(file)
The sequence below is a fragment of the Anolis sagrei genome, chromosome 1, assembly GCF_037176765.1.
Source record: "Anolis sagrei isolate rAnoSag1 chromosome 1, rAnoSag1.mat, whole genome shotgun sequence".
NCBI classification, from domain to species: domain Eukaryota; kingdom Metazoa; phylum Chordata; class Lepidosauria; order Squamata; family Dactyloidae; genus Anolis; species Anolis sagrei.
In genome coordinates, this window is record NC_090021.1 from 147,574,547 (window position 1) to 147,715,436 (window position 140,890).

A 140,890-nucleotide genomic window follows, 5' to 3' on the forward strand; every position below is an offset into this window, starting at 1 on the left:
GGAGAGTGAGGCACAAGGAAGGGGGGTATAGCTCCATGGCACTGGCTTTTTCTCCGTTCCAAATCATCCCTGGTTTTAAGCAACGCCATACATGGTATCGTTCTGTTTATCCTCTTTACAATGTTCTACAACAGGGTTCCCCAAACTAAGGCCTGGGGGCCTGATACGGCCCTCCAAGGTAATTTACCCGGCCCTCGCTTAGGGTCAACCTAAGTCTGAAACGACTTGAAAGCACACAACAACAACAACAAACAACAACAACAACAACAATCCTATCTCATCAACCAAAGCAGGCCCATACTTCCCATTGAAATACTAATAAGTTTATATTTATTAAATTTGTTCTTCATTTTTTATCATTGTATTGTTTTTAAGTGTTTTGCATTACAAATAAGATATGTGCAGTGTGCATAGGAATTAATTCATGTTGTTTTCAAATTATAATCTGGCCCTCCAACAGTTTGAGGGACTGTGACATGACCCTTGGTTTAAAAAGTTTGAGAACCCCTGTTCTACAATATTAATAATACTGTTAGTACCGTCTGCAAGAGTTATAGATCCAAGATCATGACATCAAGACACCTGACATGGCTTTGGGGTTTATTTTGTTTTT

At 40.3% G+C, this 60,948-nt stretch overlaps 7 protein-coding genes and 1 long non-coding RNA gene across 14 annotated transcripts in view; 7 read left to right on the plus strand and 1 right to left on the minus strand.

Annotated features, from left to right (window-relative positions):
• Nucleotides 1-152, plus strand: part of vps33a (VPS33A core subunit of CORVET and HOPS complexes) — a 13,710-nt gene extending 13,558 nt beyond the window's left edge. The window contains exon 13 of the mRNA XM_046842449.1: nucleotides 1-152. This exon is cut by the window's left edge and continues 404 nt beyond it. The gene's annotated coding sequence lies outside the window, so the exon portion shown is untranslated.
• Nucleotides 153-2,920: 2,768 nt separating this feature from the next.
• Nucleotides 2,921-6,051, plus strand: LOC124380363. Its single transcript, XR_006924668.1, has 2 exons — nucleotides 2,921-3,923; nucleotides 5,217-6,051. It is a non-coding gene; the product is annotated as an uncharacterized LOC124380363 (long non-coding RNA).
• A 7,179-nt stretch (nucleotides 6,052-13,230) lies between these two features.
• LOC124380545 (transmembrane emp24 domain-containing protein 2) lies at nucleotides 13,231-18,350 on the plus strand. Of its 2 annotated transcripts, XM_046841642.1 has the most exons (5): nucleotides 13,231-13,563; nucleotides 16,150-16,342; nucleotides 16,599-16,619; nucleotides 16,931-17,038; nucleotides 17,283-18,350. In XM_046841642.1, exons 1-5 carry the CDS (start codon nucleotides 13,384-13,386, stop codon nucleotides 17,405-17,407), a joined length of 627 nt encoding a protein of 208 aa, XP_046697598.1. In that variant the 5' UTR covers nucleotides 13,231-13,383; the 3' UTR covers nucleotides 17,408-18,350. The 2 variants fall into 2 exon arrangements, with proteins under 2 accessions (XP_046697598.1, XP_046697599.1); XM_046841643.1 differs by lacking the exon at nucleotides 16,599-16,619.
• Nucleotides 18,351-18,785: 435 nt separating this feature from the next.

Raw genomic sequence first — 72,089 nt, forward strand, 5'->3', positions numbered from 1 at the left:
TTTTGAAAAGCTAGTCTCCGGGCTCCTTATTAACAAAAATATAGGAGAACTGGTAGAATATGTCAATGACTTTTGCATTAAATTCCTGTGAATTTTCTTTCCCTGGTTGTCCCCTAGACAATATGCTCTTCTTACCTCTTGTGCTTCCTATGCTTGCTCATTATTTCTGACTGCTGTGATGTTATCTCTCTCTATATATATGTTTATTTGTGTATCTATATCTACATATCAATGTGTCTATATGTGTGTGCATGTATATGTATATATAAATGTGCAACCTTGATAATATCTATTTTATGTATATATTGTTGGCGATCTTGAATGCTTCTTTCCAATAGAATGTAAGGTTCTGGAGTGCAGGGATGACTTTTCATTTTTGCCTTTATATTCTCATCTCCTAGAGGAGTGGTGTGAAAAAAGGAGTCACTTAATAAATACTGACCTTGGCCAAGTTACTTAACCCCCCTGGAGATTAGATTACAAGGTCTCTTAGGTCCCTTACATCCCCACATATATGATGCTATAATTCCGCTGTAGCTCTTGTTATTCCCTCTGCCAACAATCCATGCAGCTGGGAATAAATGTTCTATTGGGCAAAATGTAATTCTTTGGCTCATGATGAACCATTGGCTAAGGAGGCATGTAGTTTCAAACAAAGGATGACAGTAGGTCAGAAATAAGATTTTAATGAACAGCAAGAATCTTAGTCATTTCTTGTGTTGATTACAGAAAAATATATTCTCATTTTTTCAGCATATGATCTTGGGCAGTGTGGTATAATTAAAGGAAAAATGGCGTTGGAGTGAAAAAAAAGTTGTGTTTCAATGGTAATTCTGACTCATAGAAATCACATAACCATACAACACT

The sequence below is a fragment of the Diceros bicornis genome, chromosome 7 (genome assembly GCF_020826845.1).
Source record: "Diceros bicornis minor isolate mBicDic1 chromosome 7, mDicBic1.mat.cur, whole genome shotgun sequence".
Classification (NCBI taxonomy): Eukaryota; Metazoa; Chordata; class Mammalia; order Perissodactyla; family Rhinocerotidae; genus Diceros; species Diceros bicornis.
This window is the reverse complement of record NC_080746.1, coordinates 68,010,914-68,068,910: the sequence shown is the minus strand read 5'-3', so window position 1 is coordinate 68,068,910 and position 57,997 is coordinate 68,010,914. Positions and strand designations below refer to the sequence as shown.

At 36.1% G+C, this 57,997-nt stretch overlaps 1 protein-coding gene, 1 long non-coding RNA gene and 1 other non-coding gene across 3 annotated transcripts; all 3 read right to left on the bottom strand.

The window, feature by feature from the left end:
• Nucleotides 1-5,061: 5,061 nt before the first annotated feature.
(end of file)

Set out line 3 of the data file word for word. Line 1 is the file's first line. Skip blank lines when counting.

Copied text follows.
NCBI classification, from domain to species: domain Eukaryota; kingdom Metazoa; phylum Chordata; class Lepidosauria; order Squamata; family Dactyloidae; genus Anolis; species Anolis sagrei.